Popular in the 19th century, mourning jewelry was fashionable to wear after the loss of a loved one. Sometimes, the pieces were made of jet and featured angels, skulls, or other symbols of mourning. The pieces might also incorporate a tiny portrait or lock of the dead person's hair. (See the Victorian hairwork bracelet above.) One of the world's foremost collectors of mourning jewelry is Hayden Peters, whose Art of Mourning site is an incredible resource for "memorial, mourning, sentimental jewellery, and art." The excellent Collectors Weekly recently interviewed Peters about the history of these intriguing artifacts. From The Collectors Weekly:
Collectors Weekly: What are the differences between mourning, memorial, and sentimental jewelry?"An Interview with Antique Mourning Jewelry Collector Hayden Peters"
Peters: Memorial pieces were made for public events related to a death. Mourning jewelry was usually a little more personal. While several pieces might be made for someone's death, it was still for the family or people close to the deceased.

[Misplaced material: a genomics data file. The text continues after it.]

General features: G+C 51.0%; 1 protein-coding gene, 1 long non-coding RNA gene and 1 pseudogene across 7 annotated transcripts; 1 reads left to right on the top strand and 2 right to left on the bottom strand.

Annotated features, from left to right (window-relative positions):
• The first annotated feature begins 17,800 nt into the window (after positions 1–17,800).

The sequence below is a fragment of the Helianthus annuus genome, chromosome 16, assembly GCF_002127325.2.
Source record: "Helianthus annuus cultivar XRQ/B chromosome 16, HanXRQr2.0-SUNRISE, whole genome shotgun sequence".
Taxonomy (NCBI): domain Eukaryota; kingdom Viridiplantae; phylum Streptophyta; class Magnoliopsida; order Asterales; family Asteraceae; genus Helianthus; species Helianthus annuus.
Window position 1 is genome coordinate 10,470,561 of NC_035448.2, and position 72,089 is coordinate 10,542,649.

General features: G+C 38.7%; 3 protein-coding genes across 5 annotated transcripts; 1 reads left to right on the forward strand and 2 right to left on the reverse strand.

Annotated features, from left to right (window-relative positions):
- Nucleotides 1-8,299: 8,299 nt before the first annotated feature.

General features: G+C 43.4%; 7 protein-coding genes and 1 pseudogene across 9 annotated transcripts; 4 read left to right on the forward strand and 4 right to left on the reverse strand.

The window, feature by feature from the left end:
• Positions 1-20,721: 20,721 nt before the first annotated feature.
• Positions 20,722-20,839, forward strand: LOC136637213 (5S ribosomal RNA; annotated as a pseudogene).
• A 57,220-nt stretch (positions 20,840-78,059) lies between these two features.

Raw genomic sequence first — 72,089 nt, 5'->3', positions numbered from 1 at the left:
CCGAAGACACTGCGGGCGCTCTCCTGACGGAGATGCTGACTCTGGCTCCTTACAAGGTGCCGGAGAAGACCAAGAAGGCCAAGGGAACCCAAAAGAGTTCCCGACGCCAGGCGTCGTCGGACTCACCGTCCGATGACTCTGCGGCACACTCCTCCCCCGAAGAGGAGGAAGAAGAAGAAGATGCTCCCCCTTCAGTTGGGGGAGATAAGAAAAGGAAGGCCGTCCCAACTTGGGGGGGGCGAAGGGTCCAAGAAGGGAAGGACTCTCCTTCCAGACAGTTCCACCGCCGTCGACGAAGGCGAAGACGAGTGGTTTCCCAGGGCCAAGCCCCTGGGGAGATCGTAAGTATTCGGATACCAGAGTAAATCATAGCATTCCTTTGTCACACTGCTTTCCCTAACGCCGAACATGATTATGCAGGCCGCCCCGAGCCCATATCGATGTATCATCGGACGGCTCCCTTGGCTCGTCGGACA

A skull and a watch both represent the passage of time. This example in verge silver is from around 1780. The early precursors to mourning jewelry displayed the skull and crossbones and all those memento mori, remember-you-will-die motifs. Shakespeare commissioned mourning rings. But the mourning rings from the 1500s and 1600s the skull and crossbones and those motifs as a statement of living. It meant 'yes, you would be judged at the end, so live your life correctly'. A skull and crossbones was not always about death.
I think that's one reason why sentimental jewelry is the most misunderstood of all jewelry, especially when mourning comes into it. A lot of people think it's morbid and maybe grisly, but it's not. Honoring someone's life with a piece of mourning jewelry is one of the most beautiful things you can do for somebody. I can't stand the negative connotations. And sometimes it's hard to differentiate whether a piece is for mourning the death of a loved one or just a token of affection.
David Pescovitz is Boing Boing's co-editor/managing partner. He's also a research director at Institute for the Future. On Instagram, he's @pesco.
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